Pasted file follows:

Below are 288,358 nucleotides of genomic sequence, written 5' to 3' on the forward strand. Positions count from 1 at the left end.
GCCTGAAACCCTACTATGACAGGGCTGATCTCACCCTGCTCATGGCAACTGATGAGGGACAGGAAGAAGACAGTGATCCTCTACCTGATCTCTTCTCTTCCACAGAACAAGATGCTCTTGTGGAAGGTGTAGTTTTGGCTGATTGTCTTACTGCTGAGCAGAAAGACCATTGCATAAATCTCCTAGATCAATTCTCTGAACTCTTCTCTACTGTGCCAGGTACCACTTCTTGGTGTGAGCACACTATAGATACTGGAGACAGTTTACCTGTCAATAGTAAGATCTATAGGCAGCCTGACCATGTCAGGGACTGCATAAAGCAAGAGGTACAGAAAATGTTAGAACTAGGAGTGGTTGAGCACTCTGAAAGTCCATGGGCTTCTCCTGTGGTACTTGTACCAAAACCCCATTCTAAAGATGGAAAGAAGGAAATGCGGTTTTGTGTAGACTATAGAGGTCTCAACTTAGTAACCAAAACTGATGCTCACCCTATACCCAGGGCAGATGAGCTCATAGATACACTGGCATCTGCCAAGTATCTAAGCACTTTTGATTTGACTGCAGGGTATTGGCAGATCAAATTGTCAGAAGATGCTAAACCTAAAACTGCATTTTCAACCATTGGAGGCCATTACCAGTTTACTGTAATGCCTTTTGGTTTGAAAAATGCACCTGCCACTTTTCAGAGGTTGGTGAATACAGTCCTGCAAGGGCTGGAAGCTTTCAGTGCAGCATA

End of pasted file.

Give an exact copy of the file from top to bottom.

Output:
Below are 288,358 nucleotides of genomic sequence, written 5' to 3' on the forward strand. Positions count from 1 at the left end.
GCCTGAAACCCTACTATGACAGGGCTGATCTCACCCTGCTCATGGCAACTGATGAGGGACAGGAAGAAGACAGTGATCCTCTACCTGATCTCTTCTCTTCCACAGAACAAGATGCTCTTGTGGAAGGTGTAGTTTTGGCTGATTGTCTTACTGCTGAGCAGAAAGACCATTGCATAAATCTCCTAGATCAATTCTCTGAACTCTTCTCTACTGTGCCAGGTACCACTTCTTGGTGTGAGCACACTATAGATACTGGAGACAGTTTACCTGTCAATAGTAAGATCTATAGGCAGCCTGACCATGTCAGGGACTGCATAAAGCAAGAGGTACAGAAAATGTTAGAACTAGGAGTGGTTGAGCACTCTGAAAGTCCATGGGCTTCTCCTGTGGTACTTGTACCAAAACCCCATTCTAAAGATGGAAAGAAGGAAATGCGGTTTTGTGTAGACTATAGAGGTCTCAACTTAGTAACCAAAACTGATGCTCACCCTATACCCAGGGCAGATGAGCTCATAGATACACTGGCATCTGCCAAGTATCTAAGCACTTTTGATTTGACTGCAGGGTATTGGCAGATCAAATTGTCAGAAGATGCTAAACCTAAAACTGCATTTTCAACCATTGGAGGCCATTACCAGTTTACTGTAATGCCTTTTGGTTTGAAAAATGCACCTGCCACTTTTCAGAGGTTGGTGAATACAGTCCTGCAAGGGCTGGAAGCTTTCAGTGCAGCATA